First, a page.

The latter function was shown off at the conference with a dramatic live Google+ hangout in which four parachutists wearing Google Glass jumped from a blimp above San Francisco's Moscone Center where Google I/O was taking place before landing on the roof.

They captured the descent using the specs, as did cyclists and climbers who rappelled down the walls of the building, all convening with Brin on stage at the end of the publicity stunt.

The co-founder said of the action-packed demonstration: 'You've seen demos that were slick and robust.

'This will be nothing like that, this could go wrong in about 500 different ways.'

Google also launched their new Nexus 7 tablet at the conference, which is expected to retail at £159 in the UK.

Aston Martin Unveil The New Vanquish


Aston Martin‘s new DBS successor has been renamed the AM310 Vanquish and it borrows heavily from the spectacular One-77 coupe.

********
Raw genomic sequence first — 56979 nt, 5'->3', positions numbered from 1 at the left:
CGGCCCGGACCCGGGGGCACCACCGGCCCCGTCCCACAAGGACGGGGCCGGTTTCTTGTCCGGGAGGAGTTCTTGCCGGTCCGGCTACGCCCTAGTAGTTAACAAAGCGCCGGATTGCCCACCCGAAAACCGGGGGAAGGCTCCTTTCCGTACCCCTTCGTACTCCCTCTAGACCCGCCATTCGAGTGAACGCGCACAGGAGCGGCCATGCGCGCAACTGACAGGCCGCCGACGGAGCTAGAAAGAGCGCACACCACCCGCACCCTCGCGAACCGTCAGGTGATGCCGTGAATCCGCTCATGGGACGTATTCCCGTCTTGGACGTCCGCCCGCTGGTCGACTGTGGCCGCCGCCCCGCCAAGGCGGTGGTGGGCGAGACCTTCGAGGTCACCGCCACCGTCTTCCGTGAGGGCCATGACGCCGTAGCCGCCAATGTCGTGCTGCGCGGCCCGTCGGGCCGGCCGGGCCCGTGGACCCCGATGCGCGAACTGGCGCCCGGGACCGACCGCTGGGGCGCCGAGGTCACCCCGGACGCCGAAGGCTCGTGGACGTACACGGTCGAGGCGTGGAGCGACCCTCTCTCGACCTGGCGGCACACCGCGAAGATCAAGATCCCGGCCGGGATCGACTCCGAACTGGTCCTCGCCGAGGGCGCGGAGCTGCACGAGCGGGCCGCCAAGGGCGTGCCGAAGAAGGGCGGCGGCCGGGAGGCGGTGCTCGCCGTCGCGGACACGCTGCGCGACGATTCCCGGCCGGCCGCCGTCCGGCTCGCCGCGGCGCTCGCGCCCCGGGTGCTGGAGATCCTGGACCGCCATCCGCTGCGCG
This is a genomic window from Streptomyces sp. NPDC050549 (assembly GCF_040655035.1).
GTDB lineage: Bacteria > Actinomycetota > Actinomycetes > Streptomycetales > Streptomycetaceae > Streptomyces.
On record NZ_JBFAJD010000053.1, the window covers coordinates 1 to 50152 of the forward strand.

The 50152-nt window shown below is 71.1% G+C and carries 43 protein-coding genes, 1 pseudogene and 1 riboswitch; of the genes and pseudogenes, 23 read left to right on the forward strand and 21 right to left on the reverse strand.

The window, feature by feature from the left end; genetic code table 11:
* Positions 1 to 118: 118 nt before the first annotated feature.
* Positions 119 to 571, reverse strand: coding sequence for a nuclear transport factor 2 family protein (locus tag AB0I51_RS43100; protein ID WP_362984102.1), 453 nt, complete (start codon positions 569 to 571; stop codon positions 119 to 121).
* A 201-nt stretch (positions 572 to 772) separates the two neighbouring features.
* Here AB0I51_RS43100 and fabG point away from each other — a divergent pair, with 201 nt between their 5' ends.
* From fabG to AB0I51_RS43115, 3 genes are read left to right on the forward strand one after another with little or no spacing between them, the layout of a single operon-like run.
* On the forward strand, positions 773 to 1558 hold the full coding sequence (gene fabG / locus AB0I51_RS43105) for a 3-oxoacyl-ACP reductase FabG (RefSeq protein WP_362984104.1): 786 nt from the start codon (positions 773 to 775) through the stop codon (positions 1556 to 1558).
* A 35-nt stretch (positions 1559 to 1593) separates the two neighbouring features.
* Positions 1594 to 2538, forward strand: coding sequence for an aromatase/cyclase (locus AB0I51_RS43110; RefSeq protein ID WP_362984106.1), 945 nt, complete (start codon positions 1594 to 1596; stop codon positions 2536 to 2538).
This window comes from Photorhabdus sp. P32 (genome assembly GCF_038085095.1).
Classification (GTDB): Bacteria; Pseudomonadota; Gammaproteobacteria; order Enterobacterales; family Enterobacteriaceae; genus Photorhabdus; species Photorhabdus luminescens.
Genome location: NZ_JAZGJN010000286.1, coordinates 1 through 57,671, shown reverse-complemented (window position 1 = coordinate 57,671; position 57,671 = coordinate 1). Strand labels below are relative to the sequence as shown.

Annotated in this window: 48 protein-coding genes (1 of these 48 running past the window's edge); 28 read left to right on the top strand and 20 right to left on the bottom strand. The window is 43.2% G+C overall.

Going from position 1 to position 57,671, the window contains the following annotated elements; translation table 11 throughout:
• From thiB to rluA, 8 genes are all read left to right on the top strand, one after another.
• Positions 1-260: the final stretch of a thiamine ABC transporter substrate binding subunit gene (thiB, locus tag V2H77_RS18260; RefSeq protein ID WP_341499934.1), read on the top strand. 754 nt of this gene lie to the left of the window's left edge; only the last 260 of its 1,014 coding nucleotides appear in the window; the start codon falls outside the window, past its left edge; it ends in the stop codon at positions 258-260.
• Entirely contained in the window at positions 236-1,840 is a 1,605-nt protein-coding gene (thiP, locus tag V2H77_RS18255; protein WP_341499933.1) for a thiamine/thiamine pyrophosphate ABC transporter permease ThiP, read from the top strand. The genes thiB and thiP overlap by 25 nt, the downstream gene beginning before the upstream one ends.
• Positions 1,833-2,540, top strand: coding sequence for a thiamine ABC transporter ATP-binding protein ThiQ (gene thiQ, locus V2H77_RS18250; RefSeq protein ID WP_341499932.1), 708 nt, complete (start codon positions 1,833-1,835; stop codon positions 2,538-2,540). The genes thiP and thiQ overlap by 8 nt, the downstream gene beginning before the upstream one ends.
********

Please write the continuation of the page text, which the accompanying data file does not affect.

Built on the latest version of Aston Martin’s VH (vertical horizontal) architecture, the car’s components make use of materials such as bonded aluminium and carbon-fibre, improving overall rigidity by 25% over the outgoing model and reducing weight.

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It is powered by a significantly upgraded 6.0 litre V12 engine mated to the proven Touchtronic 2 six-speed automatic gearbox it is capable of 0-62mph in 4.1 seconds and can reach a top speed of 183mph.

The Vanquish will be sold in two-seater or 2+2 seating configurations and will have increased leg and shoulder room.

Stylists have drawn inspiration from the One-77 for the interior. The sweeping center console, for example, is almost identical to the design seen on the former flagship.

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Other interior amenities include full-grain leather upholstery, heated power front seats, a Garmin navigation system with a 6.5-inch pop-up LCD screen, Bluetooth and WiFi connectivity, and a 1,000-watt, 15-speaker Bang & Olufsen audio system.

Priced from $279,995, first deliveries of the new sports car are expected to begin across the Americas in early 2013.